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California, Maine Exploring Options to Keep Trump Off Ballot Following Colorado Ruling

The states of California and Maine are now exploring options to keep former President Trump off their respective state ballots in the wake of Colorado’s ruling.

As Breitbart News reported on Tuesday, the Colorado Supreme Court ruled “in a 4-3 opinion that the Constitution’s ‘Insurrection Clause’ prohibits former President Donald Trump from appearing on the ballot for the presidency in 2024.”

“The court found by clear and convincing evidence that President Trump engaged in insurrection as those terms are used in Section Three” of the Fourteenth Amendment, the ruling read.

The ruling will partially reverse a previous ruling from Colorado District Court Judge Sarah Wallace, who ruled in November that the Fourteenth Amendment would not apply in the case of former President Trump, being that he is not an officer of the United States as was defined at the time of the amendment’s ratification following the Civil War.

On Wednesday, Maine Secretary of State Shenna Bellows was reported to be seeking options on whether or not to exclude Trump from the state’s primary ballot in March. Last week, for instance, attorneys seeking to bar Trump from the ballot argued with Trump’s legal team at the State House hearing.

“The challengers have the burden of providing sufficient evidence to invalidate the petition,” Bellows’s office said in a statement last week. “At the hearing there will be an opportunity for both the challengers and the candidate to present oral testimony of witnesses as well as additional documentary evidence, and to make oral argument pertaining to the challenge in light of that evidence.”

The complaint filed in Maine claims that former President Trump “engaged in insurrection” on January 6 and is “now ineligible to hold any office, civil or military, under the United States.”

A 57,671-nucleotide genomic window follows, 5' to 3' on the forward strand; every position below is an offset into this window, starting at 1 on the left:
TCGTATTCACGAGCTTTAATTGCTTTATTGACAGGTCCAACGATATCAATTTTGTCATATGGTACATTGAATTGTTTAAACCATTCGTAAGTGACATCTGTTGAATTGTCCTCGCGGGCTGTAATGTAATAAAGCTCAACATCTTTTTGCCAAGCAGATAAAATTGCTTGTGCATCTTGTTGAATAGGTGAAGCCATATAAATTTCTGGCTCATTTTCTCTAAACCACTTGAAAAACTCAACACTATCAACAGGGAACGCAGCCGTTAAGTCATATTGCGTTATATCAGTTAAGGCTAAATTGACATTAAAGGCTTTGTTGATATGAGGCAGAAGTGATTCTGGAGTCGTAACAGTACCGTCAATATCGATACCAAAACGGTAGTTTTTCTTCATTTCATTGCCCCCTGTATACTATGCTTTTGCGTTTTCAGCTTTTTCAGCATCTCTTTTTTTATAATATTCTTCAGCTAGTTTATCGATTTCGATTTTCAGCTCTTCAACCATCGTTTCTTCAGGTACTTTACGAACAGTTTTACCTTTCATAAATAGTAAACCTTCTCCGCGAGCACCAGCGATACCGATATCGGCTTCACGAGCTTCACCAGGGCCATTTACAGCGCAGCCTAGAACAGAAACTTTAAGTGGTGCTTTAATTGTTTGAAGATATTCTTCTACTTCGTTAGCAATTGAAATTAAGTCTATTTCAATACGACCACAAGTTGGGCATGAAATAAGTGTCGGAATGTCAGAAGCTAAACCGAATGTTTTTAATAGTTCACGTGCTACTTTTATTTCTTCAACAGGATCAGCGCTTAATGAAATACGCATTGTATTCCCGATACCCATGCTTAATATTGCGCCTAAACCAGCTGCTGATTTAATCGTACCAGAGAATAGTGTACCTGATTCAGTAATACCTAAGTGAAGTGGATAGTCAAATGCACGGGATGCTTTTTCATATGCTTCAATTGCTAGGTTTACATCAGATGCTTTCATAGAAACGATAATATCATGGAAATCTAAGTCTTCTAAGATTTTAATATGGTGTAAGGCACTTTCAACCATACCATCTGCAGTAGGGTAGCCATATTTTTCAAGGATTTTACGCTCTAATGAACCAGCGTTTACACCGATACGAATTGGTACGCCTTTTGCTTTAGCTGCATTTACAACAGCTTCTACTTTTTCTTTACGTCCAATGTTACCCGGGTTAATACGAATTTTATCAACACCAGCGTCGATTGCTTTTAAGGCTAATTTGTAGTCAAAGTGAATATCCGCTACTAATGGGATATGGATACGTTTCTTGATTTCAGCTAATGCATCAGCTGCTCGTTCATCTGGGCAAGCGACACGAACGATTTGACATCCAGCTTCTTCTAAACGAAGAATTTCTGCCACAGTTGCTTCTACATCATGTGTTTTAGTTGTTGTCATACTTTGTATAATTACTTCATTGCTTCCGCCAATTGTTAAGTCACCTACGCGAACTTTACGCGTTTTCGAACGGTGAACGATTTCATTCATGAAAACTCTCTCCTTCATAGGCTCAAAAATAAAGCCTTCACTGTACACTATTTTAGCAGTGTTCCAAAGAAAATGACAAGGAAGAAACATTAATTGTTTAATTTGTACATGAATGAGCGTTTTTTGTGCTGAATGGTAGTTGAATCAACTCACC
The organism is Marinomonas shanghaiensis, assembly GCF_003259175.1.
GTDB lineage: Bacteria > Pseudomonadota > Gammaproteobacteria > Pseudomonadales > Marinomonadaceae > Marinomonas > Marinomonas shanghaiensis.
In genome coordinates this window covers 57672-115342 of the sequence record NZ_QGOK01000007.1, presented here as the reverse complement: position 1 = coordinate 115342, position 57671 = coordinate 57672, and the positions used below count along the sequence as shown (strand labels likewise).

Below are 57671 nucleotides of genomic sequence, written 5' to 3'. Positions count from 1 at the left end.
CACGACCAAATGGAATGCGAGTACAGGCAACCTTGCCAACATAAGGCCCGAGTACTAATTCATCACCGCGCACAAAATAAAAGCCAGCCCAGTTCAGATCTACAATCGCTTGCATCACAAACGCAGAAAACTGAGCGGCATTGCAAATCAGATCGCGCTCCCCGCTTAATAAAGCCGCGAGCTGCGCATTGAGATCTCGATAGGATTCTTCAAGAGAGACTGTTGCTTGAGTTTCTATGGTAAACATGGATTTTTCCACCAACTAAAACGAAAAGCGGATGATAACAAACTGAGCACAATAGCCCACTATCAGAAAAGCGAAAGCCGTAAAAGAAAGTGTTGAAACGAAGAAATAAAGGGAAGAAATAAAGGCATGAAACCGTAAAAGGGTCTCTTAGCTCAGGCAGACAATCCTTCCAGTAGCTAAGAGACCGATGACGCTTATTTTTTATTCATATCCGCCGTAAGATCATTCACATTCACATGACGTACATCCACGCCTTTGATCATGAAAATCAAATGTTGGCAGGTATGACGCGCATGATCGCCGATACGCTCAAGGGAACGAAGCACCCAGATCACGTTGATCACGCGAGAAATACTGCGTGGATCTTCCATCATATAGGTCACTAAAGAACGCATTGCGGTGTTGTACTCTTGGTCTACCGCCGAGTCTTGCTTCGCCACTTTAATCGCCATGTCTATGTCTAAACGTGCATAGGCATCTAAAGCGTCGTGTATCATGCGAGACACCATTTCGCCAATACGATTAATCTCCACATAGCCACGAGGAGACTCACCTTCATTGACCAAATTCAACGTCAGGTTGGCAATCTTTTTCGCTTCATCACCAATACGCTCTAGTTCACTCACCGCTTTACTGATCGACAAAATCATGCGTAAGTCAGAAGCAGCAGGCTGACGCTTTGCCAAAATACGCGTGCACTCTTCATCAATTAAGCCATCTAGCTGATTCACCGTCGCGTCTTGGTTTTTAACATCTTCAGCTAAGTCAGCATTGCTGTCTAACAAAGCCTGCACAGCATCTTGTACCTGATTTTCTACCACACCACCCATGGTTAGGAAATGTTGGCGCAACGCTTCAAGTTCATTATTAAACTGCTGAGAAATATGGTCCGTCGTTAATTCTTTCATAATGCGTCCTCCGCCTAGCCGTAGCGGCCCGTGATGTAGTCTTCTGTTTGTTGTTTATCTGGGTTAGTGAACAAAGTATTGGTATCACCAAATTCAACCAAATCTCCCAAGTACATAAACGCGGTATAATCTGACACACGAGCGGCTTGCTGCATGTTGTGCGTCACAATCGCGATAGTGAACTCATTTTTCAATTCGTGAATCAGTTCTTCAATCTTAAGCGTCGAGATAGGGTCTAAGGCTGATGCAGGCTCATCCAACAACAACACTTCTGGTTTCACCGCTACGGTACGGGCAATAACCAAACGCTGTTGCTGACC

“Trump is not eligible to hold the office of President of the United States, his declaration is false, and his consent and primary petitions are void,” it added.

“Despite knowing the risk of violence and that the crowd was angry and armed, Trump incited violence [in a pre-insurrection speech] both explicitly and implicitly,” the Maine complaint said. “He repeatedly called out [then-Vice President Mike] Pence, told the crowd to ‘fight like hell’ and used other variations of ‘fight’ 20 times, repeatedly insisted that ‘we’ (including the agitated crowd) could not let the certification [of Joe Biden’s victory] happen, and promised that he would march with them to the Capitol.”

Trump’s legal team has objected to the charges, arguing that he called for protesters to “peacefully and patriotically” let their voices be heard.

Whatever Bellows decides, her ruling will likely be appealed all the way to the Supreme Court.

In California, Lieutenant Gov. Eleni Kounalakis sent a letter on Wednesday to Secretary of State Shirley Weber to explore options on taking the former president’s name off the ballot. Kounalakis cited the Colorado ruling, saying it “is about honoring the rule of law in our country and protecting the fundamental pillars of our democracy.” She added that the court’s decision “can be the basis for a similar decision here in our state. The constitution is clear: you must be 35 years old and not be an insurrectionist.”

“California must stand on the right side of history,” the letter said.

 

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